Since Boris gained his 80-strong majority in the Commons, a chasm has opened up between what the French reckoned they would be able to extract from Britain in the post-Brexit EU negotiations and what Emmanuel Macron will now prioritise.
A number of other events have also chastened the French (and Brussels) beyond the election result, such as: Boris’s decision to legislate for no extension to the transition period; the Government’s rejection of Lord’s amendments to the Withdrawal bill; the Chancellor’s message that the nation’s interests come before British business; Washington’s commitment to seal a trade deal with Britain by the end of the year; and London’s decision to begin parallel trade negotiations with the EU and the US, Japan and Australia. The tables have turned. To misquote Macron’s 2017 boast: ‘Britain is back’. We are now a country mile from Le Monde’s excoriating doomsday editorial after Boris won the Conservative party leadership contest. The patronising tone has evaporated.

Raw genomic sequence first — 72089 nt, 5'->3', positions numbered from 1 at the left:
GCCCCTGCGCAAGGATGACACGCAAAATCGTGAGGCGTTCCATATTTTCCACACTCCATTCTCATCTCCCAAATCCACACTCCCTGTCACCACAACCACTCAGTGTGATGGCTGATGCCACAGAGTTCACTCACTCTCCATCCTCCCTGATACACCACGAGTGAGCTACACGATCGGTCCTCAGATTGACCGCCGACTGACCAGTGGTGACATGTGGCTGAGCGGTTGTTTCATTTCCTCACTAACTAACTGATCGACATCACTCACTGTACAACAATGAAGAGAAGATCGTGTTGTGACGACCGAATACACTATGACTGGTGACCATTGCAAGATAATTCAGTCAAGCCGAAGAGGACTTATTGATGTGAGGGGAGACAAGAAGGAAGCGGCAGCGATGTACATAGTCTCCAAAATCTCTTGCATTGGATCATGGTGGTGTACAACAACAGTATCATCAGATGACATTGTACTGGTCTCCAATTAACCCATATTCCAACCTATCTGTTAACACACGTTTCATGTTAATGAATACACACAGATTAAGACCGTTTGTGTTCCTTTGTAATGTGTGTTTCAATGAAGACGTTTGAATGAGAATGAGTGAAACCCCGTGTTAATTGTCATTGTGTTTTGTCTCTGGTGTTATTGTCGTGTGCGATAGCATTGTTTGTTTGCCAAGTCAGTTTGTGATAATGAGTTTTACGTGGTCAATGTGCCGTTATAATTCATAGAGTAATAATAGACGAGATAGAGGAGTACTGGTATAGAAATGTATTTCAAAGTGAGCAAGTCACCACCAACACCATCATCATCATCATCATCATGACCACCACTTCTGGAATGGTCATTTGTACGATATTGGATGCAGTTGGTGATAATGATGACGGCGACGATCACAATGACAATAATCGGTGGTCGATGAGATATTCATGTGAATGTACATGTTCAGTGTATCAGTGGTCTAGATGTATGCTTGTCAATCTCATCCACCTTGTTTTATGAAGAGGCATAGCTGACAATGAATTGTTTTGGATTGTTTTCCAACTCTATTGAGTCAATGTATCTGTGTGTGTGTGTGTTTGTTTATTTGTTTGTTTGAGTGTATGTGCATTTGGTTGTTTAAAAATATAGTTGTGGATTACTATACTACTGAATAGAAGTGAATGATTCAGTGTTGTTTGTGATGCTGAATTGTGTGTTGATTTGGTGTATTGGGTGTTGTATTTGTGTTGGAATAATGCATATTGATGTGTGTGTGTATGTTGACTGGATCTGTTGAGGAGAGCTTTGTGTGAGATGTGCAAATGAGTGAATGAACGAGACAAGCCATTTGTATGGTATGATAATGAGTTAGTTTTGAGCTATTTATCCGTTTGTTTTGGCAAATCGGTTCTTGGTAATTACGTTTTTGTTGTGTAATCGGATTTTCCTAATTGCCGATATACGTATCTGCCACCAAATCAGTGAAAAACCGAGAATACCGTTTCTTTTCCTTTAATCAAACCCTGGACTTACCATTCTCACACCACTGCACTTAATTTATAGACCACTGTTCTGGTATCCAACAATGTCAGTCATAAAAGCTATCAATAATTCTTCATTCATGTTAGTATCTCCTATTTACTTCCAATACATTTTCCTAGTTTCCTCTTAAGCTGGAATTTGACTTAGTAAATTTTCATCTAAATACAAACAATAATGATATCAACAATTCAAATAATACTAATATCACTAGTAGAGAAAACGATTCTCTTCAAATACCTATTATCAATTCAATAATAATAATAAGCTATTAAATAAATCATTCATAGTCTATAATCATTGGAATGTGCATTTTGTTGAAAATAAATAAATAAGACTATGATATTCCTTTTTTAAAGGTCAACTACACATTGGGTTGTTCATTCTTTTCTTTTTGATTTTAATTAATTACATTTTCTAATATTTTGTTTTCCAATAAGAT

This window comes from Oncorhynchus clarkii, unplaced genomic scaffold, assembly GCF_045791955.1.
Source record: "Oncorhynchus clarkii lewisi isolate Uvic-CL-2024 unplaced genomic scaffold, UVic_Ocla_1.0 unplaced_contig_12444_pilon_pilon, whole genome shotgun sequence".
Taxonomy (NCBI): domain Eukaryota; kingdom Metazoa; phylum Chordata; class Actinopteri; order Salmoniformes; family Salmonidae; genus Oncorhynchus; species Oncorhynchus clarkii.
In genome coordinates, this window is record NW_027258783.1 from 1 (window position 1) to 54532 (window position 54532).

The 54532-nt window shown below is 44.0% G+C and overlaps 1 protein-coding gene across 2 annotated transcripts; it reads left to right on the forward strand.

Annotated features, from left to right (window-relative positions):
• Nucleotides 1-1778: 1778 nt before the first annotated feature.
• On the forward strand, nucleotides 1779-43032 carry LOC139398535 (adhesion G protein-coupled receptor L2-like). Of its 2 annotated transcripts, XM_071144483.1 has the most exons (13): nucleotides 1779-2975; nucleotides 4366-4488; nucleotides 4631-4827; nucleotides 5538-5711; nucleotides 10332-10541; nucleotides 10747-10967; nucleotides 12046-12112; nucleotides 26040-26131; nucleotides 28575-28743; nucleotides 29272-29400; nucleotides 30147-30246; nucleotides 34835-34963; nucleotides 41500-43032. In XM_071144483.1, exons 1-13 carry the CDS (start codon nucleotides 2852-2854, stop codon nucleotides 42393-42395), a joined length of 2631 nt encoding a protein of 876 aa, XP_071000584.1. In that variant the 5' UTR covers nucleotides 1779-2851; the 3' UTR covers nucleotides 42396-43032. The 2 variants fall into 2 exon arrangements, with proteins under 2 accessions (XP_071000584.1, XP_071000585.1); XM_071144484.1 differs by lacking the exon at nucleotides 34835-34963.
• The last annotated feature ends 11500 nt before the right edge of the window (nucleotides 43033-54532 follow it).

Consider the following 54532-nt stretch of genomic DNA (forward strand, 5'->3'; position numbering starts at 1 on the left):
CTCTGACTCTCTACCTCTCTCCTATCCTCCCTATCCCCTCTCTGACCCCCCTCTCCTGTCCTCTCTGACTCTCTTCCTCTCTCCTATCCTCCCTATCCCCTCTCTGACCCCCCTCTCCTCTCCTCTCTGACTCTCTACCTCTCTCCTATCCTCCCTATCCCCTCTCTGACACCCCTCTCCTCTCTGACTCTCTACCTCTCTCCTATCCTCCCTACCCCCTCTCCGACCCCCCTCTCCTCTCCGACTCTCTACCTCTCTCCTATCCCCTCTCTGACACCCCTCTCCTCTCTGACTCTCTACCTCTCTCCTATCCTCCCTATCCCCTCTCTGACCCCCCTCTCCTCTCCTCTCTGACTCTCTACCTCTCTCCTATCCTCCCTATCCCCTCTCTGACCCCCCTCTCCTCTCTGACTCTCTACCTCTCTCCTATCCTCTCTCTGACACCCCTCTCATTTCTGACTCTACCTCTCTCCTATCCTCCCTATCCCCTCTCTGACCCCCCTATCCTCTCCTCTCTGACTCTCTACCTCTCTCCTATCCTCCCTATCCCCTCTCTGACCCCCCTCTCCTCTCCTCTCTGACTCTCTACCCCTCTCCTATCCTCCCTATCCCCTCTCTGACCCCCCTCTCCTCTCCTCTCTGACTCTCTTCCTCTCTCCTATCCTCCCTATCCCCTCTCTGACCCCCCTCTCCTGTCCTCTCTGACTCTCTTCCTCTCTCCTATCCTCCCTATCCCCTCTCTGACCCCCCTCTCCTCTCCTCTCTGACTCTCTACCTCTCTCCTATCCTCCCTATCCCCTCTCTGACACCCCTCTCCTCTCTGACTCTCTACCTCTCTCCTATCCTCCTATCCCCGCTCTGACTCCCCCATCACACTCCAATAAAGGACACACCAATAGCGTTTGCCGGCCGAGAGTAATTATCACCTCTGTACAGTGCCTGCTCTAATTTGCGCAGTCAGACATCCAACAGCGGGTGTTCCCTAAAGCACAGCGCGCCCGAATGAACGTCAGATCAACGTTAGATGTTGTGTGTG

So what will be the French negotiating position?
Macron’s main political aim is foreign and security policy. While trade negotiations and international politics are not usually directly inter-meshed at the negotiating table, only the naive believe they are truly kept apart – quid pro quo predates Donald Trump, after all. International relations theorists have even coined a phrase for it: ‘issue linkage bargaining strategy’. Michel Barnier’s negotiating team has its mandate, but you can expect the impatient and forceful Macron to press ruthlessly behind the scenes for the EU to make concessions to Britain in the French interest. In exchange Macron will want concessions from Britain, either via the EU, or outside of it bilaterally through foreign and security policy.
Despite Macron’s pro-Europeanism, he knows a European martial spirit or meaningful collective foreign policy does not, and will not, exist in the near future.